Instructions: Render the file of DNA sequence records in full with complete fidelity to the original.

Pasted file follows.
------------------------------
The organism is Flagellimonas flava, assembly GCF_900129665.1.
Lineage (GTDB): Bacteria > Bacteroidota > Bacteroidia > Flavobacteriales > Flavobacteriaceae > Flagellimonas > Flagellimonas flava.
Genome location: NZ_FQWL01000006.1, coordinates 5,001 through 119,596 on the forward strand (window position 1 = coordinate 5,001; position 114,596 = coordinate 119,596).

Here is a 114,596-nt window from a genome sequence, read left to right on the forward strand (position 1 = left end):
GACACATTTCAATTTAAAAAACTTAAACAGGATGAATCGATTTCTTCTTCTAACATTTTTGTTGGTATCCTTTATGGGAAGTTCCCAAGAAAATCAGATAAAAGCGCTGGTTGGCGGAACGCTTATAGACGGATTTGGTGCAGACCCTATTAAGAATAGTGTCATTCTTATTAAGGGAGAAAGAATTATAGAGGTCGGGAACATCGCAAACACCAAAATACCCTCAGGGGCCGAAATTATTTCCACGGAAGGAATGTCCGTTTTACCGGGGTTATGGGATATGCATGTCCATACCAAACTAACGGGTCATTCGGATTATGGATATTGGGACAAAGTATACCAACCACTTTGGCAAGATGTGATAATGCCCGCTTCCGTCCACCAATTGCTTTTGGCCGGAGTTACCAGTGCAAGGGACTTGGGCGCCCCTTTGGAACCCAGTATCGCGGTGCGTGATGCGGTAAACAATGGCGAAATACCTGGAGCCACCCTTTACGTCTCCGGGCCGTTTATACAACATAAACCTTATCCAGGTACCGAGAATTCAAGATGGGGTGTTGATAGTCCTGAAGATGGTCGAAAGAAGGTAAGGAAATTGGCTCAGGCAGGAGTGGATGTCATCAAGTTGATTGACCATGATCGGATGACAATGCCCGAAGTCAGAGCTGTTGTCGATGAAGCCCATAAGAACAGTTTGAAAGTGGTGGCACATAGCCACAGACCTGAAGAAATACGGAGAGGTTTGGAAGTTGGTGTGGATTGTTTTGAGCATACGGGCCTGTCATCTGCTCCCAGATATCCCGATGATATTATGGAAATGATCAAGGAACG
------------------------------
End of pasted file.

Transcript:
The organism is Flagellimonas flava, assembly GCF_900129665.1.
Lineage (GTDB): Bacteria > Bacteroidota > Bacteroidia > Flavobacteriales > Flavobacteriaceae > Flagellimonas > Flagellimonas flava.
Genome location: NZ_FQWL01000006.1, coordinates 5,001 through 119,596 on the forward strand (window position 1 = coordinate 5,001; position 114,596 = coordinate 119,596).

Here is a 114,596-nt window from a genome sequence, read left to right on the forward strand (position 1 = left end):
GACACATTTCAATTTAAAAAACTTAAACAGGATGAATCGATTTCTTCTTCTAACATTTTTGTTGGTATCCTTTATGGGAAGTTCCCAAGAAAATCAGATAAAAGCGCTGGTTGGCGGAACGCTTATAGACGGATTTGGTGCAGACCCTATTAAGAATAGTGTCATTCTTATTAAGGGAGAAAGAATTATAGAGGTCGGGAACATCGCAAACACCAAAATACCCTCAGGGGCCGAAATTATTTCCACGGAAGGAATGTCCGTTTTACCGGGGTTATGGGATATGCATGTCCATACCAAACTAACGGGTCATTCGGATTATGGATATTGGGACAAAGTATACCAACCACTTTGGCAAGATGTGATAATGCCCGCTTCCGTCCACCAATTGCTTTTGGCCGGAGTTACCAGTGCAAGGGACTTGGGCGCCCCTTTGGAACCCAGTATCGCGGTGCGTGATGCGGTAAACAATGGCGAAATACCTGGAGCCACCCTTTACGTCTCCGGGCCGTTTATACAACATAAACCTTATCCAGGTACCGAGAATTCAAGATGGGGTGTTGATAGTCCTGAAGATGGTCGAAAGAAGGTAAGGAAATTGGCTCAGGCAGGAGTGGATGTCATCAAGTTGATTGACCATGATCGGATGACAATGCCCGAAGTCAGAGCTGTTGTCGATGAAGCCCATAAGAACAGTTTGAAAGTGGTGGCACATAGCCACAGACCTGAAGAAATACGGAGAGGTTTGGAAGTTGGTGTGGATTGTTTTGAGCATACGGGCCTGTCATCTGCTCCCAGATATCCCGATGATATTATGGAAATGATCAAGGAACG